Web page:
Dartmouth Student With A Stalker Problem Can’t Carry A Gun, According To School Officials


Taylor Woolrich, a student at Dartmouth College, knows she’s being stalked. When she was living in San Diego, as a high school student, a man in his 60s began showing a sinister interest in her while she worked at a local café, and since then, no amount of legal cajoling has gotten him off her back – even though she moved across the country.

It started when she was 16 years old; now she’s a 20 year-old junior at the Ivy League school. She took out a restraining order on her alleged stalker, 67 year-old Richard Bennett, but, according to a Wednesday article at Fox News, “it did little to keep Bennett away.”

Woolrich says he constantly harassed her during her first two years at Dartmouth, stalking her on social media and sending messages in which he “promised” to fly across the country to see her at college.

“I thought they were empty threats, but when I came home from school last summer, he was at my front door within eight hours of my plane landing,” she said. “That’s when I realized how serious it was.”

Woolrich and her family called the police, and Bennett was arrested. A search of his car uncovered a slip noose, a knife, gloves and other items.

Right now, he’s in jail in California, awaiting a court date later this month for violating the restraining order and for felony stalking.

Uncertain as to her alleged stalker’s immediate future, Woolrich wants a gun for personal protection – and she wants it to be with her at all times, which of course includes the times she’s on the Dartmouth campus. But college officials are adamant that that’s not going to happen.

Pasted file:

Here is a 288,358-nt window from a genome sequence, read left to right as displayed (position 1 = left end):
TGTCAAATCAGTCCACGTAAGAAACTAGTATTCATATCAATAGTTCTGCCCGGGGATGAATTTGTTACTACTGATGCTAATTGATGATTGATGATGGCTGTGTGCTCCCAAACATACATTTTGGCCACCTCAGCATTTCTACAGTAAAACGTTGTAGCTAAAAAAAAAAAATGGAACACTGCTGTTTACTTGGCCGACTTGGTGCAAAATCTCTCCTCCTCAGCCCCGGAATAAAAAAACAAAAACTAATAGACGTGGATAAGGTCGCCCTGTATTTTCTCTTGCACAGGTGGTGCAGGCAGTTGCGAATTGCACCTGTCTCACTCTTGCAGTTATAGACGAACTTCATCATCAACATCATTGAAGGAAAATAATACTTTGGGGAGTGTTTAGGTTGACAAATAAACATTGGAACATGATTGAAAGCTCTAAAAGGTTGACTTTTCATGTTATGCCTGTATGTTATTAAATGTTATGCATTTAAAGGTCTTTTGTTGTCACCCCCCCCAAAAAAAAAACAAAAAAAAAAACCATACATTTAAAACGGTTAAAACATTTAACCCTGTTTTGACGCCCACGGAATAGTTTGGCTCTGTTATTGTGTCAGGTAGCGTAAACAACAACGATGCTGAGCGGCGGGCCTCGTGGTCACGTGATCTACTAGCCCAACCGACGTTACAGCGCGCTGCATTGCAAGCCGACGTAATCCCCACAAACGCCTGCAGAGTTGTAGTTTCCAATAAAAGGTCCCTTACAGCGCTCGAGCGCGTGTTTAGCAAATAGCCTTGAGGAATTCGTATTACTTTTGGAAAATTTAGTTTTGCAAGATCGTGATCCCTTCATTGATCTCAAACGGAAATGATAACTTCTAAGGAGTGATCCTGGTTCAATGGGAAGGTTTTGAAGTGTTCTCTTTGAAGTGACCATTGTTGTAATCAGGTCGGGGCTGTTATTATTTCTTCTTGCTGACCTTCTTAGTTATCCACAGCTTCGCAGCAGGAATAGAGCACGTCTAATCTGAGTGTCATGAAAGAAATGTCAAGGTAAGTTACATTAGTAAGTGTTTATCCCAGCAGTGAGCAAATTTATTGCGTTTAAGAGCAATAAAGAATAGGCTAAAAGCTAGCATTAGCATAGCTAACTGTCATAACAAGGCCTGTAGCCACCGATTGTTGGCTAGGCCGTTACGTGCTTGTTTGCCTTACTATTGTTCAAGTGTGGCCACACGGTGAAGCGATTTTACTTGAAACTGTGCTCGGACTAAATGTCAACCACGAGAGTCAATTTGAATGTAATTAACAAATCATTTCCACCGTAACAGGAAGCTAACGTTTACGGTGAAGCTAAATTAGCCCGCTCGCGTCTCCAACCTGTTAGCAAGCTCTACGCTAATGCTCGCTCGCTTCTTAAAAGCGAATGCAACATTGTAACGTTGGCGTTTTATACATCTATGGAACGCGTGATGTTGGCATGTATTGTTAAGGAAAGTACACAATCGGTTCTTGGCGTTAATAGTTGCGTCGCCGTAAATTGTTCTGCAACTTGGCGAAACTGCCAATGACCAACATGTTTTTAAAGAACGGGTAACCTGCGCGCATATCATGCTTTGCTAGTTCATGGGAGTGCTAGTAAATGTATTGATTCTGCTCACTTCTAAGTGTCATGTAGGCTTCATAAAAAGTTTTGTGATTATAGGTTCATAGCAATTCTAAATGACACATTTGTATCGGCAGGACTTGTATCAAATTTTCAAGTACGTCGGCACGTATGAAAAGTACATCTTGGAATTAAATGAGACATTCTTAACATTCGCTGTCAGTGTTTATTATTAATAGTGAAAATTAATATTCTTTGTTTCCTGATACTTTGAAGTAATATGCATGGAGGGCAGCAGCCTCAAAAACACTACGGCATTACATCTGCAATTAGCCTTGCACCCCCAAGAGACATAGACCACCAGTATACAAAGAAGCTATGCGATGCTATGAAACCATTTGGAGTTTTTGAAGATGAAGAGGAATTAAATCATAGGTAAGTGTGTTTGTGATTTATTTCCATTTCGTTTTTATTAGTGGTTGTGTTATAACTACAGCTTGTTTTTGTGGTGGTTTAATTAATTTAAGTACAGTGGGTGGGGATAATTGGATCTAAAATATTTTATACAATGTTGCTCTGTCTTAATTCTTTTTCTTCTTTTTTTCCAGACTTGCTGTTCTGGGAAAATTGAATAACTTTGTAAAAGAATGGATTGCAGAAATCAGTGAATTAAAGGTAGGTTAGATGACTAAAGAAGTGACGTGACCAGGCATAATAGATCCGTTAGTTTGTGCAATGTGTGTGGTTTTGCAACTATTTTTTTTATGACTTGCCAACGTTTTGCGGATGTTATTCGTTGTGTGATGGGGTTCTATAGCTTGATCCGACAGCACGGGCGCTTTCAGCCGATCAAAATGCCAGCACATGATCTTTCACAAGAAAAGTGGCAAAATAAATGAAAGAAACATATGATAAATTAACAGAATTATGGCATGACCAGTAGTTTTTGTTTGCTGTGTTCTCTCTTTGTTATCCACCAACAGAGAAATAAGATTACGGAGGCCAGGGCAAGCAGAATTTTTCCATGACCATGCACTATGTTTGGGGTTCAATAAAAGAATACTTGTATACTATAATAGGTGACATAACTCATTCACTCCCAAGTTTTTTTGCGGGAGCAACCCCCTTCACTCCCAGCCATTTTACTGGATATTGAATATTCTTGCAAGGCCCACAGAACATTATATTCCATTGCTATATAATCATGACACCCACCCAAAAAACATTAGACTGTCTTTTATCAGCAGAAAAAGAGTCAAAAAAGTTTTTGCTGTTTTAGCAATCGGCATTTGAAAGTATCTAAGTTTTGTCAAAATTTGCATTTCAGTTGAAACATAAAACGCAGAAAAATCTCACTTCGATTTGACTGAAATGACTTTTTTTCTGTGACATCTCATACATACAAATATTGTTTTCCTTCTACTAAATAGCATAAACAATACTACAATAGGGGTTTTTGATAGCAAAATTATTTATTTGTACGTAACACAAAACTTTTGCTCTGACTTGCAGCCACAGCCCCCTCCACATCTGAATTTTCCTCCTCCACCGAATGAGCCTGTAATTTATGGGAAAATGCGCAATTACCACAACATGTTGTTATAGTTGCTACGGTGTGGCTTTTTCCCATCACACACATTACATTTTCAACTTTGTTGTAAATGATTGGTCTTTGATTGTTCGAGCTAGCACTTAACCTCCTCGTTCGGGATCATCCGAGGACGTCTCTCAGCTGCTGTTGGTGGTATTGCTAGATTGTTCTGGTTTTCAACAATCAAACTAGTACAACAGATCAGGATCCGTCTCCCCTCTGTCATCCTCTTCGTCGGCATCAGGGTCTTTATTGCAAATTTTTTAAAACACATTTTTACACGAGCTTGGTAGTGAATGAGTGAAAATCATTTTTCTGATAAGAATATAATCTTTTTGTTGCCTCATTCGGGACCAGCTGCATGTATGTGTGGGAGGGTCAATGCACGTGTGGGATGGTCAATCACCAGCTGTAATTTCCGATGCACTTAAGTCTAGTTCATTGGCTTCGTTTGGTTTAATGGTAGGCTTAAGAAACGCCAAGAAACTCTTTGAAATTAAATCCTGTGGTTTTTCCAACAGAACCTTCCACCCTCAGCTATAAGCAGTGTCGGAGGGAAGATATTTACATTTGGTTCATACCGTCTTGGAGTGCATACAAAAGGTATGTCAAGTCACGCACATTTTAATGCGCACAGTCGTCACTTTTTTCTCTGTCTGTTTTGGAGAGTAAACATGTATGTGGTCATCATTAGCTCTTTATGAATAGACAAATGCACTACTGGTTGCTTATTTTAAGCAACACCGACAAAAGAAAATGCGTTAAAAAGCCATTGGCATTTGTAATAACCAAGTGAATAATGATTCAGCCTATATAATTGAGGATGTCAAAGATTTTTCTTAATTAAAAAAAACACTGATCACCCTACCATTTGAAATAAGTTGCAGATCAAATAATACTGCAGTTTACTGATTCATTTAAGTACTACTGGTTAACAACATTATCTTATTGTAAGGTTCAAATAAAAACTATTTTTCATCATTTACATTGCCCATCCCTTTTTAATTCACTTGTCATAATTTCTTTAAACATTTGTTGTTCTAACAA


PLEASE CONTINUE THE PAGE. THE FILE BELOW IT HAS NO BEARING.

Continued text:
After researching gun laws in both California and New Hampshire, where Dartmouth’s located, Woolrich realized both States have provisions that could afford her an exemption from their restrictive gun laws.

But that exemption ends where the Dartmouth campus begins.

“[Guns on campus are] strictly prohibited and we are not in the habit of making exceptions,” college spokesman Justin Anderson told Fox News. “But we certainly do everything we possibly can to make all our students feel safe.”

That’s a relief – so much so that Woolrich says she will leave Dartmouth if Bennett is released from jail while she’s still a student there.

“Every morning I check the inmate lookup online to see if he has made bail. I feel safe for now, but the day he gets out is the day I will have to leave Dartmouth,” she said.

Personal Liberty

Ben Bullard

Reconciling the concept of individual sovereignty with conscientious participation in the modern American political process is a continuing preoccupation for staff writer Ben Bullard. A former community newspaper writer, Bullard has closely observed the manner in which well-meaning small-town politicians and policy makers often accept, unthinkingly, their increasingly marginal role in shaping the quality of their own lives, as well as those of the people whom they serve. He argues that American public policy is plagued by inscrutable and corrupt motives on a national scale, a fundamental problem which individuals, families and communities must strive to solve. This, he argues, can be achieved only as Americans rediscover the principal role each citizen plays in enriching the welfare of our Republic.

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